However, despite supporting the intentions of government on ensuring the security of the country through effective deployment of LBS infrastructure, COAI (representative body of GSM operators in India) expressed its concern towards the huge amount of cost involved in this deployment which was to be borne solely by operators.
COAI in a statement at that time said, “While the industry heartily supports the need for ensuring the security of the country and is happy to implement government’s requirements, we do not believe this should be done at the sole cost to operators. Discussions with providers of LBS solutions have also raised serious concerns on the feasibility of meeting government’s strict requirements. Based on, the technical standards for accuracy levels as defined by the Government, the scale of implementation, the execution of the project and the complexities involved there is no solution at present that meets the DoT mandate. The costs to implement such a system have been estimated at approximately $5 billion.”
LBS: Vitality from perspective of National Security
Location Based Services can effectively help Indian LEAs (law enforcing agencies) and intelligence agencies to focus on public safety and assisting government’s security policies. This will assist the government in making an informed and safe society. Look at the view points of some of the players active in the Indian LBS market:
Conrad Labonte, Director, Business Development, Network Solutions, Asia Pacific at CommScope says, “We strongly believe that the location based services will really help the security forces to narrow down their area of uncertainty which will give a boost to the internal security system. Looking at the current scenarios, a country like India needs to be more prepared on preventive action plans rather than reactive. Since, it has more than a billion of population with approx 65% mobile teledensity, the operators can also look at introducing services like buddy finder, location based marketing, etc.”
Conard further elaborates, “India has a significant potential requirement for LBS applications for national security, law enforcement, counter terrorism, and national intelligence. The challenges faced by Indian society as it emerges to be a major economy have driven law enforcement to seek new methods of reducing the risk to critical economic development that terrorism may bring. As a result, it is imperative for the security services to both collect information for predictive and pattern assessment to assess future potential threats as well as to provide real time actionable intelligence to effect law enforcement or counter terrorism operation to save lives and protect property.”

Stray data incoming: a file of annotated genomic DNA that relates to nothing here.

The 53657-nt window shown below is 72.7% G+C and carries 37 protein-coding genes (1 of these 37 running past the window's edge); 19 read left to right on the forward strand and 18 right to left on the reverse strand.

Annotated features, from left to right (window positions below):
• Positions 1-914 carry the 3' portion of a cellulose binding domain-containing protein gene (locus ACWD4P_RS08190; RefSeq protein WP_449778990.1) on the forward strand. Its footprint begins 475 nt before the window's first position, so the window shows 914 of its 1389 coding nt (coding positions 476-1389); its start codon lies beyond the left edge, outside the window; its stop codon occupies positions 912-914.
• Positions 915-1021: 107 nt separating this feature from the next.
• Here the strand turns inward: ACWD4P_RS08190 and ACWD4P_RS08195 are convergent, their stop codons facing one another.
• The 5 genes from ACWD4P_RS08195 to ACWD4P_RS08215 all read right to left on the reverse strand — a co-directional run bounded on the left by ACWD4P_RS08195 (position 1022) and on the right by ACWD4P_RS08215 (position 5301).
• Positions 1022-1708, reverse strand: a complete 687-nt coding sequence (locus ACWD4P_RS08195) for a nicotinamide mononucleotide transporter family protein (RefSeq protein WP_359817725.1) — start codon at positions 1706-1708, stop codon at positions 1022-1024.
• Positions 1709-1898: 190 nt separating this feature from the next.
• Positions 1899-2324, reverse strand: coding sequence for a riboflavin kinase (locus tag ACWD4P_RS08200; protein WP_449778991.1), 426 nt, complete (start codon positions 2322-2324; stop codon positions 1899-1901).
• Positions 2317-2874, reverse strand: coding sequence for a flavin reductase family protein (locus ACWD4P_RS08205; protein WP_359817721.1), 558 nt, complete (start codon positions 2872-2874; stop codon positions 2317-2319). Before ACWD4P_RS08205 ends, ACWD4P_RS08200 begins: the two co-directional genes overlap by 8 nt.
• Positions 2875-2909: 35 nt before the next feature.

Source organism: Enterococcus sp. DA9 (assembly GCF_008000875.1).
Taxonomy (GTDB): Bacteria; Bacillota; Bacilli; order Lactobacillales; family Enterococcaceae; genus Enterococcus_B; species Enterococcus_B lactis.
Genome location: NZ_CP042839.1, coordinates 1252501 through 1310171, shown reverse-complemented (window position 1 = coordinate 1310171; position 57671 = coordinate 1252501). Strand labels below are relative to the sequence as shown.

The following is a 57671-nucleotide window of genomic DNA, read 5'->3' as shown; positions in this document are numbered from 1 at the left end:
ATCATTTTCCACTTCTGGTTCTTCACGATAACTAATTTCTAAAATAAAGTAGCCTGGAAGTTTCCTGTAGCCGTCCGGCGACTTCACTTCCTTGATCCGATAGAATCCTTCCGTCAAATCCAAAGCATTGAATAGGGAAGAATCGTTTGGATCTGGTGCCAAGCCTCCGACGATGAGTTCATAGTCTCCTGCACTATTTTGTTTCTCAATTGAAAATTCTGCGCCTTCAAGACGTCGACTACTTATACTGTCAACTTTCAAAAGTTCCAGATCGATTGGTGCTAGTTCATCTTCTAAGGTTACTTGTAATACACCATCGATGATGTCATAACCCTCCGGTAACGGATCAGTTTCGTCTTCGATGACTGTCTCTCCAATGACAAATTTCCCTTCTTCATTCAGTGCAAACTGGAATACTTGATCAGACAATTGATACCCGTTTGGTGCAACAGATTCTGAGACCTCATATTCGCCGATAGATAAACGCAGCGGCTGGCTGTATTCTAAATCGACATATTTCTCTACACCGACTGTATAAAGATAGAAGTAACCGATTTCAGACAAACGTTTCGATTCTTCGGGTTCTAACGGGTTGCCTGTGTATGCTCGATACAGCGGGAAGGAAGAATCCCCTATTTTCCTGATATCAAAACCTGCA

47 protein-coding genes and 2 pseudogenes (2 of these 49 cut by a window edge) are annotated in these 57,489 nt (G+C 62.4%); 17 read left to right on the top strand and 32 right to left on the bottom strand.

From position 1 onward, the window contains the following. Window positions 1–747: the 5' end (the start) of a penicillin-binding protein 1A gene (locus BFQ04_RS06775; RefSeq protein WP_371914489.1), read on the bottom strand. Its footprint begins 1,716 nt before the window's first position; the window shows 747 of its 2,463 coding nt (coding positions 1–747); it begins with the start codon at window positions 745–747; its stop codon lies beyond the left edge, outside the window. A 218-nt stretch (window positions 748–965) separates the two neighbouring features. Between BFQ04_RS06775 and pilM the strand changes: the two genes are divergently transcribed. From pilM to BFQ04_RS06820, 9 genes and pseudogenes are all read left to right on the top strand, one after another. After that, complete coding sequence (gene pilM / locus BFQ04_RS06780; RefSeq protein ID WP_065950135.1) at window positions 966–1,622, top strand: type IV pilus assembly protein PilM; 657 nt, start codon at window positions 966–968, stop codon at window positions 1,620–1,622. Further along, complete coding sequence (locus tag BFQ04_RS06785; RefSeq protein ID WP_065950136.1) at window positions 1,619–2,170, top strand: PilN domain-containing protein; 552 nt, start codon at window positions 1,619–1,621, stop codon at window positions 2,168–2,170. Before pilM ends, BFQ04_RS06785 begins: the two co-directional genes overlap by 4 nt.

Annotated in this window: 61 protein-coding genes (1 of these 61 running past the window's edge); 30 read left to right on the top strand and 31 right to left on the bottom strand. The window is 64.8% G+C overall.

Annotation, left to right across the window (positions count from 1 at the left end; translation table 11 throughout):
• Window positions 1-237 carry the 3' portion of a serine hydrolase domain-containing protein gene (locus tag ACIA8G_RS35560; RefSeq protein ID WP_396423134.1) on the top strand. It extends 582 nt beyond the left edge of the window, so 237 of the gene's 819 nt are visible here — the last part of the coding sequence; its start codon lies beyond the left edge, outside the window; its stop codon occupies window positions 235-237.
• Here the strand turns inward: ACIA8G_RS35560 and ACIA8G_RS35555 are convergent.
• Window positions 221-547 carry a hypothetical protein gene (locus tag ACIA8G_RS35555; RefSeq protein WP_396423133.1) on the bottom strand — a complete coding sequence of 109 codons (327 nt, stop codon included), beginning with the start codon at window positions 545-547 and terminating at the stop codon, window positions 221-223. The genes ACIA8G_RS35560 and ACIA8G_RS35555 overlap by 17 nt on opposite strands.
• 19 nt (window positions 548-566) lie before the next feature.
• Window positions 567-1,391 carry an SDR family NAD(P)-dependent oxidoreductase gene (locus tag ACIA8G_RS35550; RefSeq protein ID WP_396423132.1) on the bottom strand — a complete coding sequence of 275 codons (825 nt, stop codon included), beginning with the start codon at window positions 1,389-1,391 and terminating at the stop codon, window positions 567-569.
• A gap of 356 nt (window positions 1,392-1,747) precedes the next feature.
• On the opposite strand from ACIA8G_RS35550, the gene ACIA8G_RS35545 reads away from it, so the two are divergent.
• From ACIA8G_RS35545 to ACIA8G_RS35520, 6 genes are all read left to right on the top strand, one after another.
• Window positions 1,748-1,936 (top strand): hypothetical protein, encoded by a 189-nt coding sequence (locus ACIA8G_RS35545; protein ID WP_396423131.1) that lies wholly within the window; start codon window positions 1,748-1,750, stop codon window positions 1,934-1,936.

2. Polaris Wireless
Manlio Allegra, CEO & Co-Founder, Polaris Wireless says, “High-accuracy location enables government agencies to take a major leap forward in their efforts to locate and track known and suspected criminals and terrorists. Our Altus application suite offers high-availability and high-reliability carrier-grade infrastructure to meet the mission-critical needs of law enforcement and intelligence agencies. For example, Indian LEAs and intelligence agencies can create a custom geo-fenced area and receive alerts when designated targets enter or exit the geo-fence. With this capability, administrations can protect sensitive buildings and other facilities from attack by terrorists or other criminals.”
Rohan Verma, Director, MapMyIndia explains, “I feel Location based services being offered by Telecom service providers are absolutely relevant and critical to the current industry and to the consumers. Consumers can benefit tremendously through LBS. Either for their safety, security, productivity, confidence on the road or even on the front of general entertainment as well.”
He adds, “And even from the government’s perspective its important to have the LBS and location interception facility attached to the Telecom services so that any wrong doing can be monitored and addressed. Obviously for the Telcos, in terms of investing in LBS, they can generate significant returns from premium VAS in the future as well.”
Conrad Labonte, says, “The existing technology of Location Based Services is completely compatible and supports GSM/UMTS (2G and 3G). There are a different set of location techniques and solutions specific to CDMA, and in general the global industry has been investing less here as the CDMA technology continues to sunset for newer developments.